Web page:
Educators use the term "innumeracy" when they discuss the fact that American schoolchildren achieve lower scores on math exams than their counterparts in Asia. Whether the phenomenon is real or just a catchphrase for some larger social trend, the fact remains that by the time Americans reach adulthood and enter the business world, they are absolutely in thrall to arguments tarted up with quantified data. Terms such as "quantomania" and "numerenvy" might describe the situation. Pharma suffers from it as much as any other manufacturing or service sector.
Otherwise knowledgeable business people with well conceived positions on particular issues will fold like a card hand without a meld when they are confronted by opposing arguments that feature quantified facts and figures. Whether the issue concerns developing a particular compound, entering a therapeutic market or buying another company, the numbers people swing the big sticks.
It makes no difference that every few years, companies in one industry after another will fall into embarrassing or even ruinous disasters from lemming-like adherence to quantitatively based initiatives.
Twenty-five years ago, Tom Oliver, then a business writer for the Atlanta Journal and Constitution, told the story of how Coca Cola made itself a laughing stock in the marketing world when it changed the taste of its franchise Coke in favor of a sweeter version. Common sense suggested to many of Coca Cola's experienced marketers the wisdom of launching the sweeter Coke as a "flanker" alongside the legacy version. But no-o-o-o, quantitative studies made the point that the sweeter Coke would cannibalize the older version and leave market leadership in Pepsi's hands. So Coca Cola withdrew the older tasting version and outraged millions of loyalists around the world. Sheepishly, the company brought back the legacy version under the name Classic Coke.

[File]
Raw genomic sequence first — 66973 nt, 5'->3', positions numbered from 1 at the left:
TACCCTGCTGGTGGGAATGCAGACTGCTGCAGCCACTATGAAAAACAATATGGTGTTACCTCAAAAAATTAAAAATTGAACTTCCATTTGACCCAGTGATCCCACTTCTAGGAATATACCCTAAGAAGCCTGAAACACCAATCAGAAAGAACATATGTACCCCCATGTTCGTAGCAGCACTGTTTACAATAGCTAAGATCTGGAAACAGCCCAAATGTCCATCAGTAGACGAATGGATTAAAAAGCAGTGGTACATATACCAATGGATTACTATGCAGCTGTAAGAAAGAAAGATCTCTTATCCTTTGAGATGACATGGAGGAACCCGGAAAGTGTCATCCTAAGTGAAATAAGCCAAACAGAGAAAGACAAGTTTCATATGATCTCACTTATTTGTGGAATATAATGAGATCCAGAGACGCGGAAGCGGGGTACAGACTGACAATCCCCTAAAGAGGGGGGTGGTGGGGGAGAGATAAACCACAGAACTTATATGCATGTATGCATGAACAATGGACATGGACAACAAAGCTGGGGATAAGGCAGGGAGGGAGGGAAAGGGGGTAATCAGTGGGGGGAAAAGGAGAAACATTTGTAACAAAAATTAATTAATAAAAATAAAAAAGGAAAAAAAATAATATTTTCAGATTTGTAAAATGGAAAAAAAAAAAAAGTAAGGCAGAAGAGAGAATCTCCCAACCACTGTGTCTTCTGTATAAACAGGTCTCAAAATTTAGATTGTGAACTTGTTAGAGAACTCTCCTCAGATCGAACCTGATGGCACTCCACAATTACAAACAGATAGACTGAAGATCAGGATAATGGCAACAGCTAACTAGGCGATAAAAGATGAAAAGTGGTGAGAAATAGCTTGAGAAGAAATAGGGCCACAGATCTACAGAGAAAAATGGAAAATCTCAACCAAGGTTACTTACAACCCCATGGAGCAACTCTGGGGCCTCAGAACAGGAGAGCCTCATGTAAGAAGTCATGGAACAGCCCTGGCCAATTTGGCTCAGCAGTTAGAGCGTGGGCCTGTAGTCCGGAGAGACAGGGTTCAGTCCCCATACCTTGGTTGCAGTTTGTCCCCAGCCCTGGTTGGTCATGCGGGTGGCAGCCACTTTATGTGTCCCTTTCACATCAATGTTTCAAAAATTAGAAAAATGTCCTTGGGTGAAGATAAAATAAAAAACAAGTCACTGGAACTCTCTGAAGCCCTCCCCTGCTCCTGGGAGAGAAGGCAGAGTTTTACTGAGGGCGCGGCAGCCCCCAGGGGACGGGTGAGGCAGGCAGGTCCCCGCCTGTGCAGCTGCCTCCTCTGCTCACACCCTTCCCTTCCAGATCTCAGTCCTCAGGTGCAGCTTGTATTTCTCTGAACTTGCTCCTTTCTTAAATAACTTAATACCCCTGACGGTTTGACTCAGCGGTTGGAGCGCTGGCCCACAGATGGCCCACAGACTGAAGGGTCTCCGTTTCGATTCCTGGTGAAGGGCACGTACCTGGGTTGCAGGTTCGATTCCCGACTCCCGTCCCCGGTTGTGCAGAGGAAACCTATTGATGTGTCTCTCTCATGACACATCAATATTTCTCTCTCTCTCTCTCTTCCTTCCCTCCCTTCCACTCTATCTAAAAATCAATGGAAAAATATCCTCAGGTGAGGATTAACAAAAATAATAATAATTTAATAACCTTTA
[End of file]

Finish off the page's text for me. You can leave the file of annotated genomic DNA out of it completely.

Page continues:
More recently, investment bankers contracted a bad case of quantomania and hired mathematicians, physicists and other prestidigitation artists to develop mathematical models for directing securities trades. The result was the financial meltdown of 2008. One of those whiz kids, Emanuel Derman, tells about the folly in his recent book, Models Behaving Badly. A physicist by training, Derman maintains that mathematical modeling is a fine means of understanding and predicting actions in quantum electrodynamics. Financial instruments, on the other hand, involve the behavior of people, something that changes willy-nilly. As a result, models created for generating windfall profits usually fail. Mathematical representations in physics, according to Derman, posit genuine theories of reality, but "financial models are only mediocre metaphors."
The failures of quantitatively driven initiatives occur so regularly, with such disastrous results, that the important question is why this style of discourse holds the sway that it does. Herewith are some speculations.
1. Quantitative assessments create the erroneous impression of being non-partisan.
Large organizations are inherently political and routine actions typically gore someone's ox while favoring the careers and job security of others. In environments where everything is political and actions are automatically perceived to derive from invidious interests, quantitative data provide the illusion of objective assessments that impartially reflect reality.
Despite that perception, the true nature of quantitative data permits and, in fact, requires as much subjective input as any non-numerical sort of assessment. Consider, for example, the widely divergent results projected for the same political races by the various pre-election polls.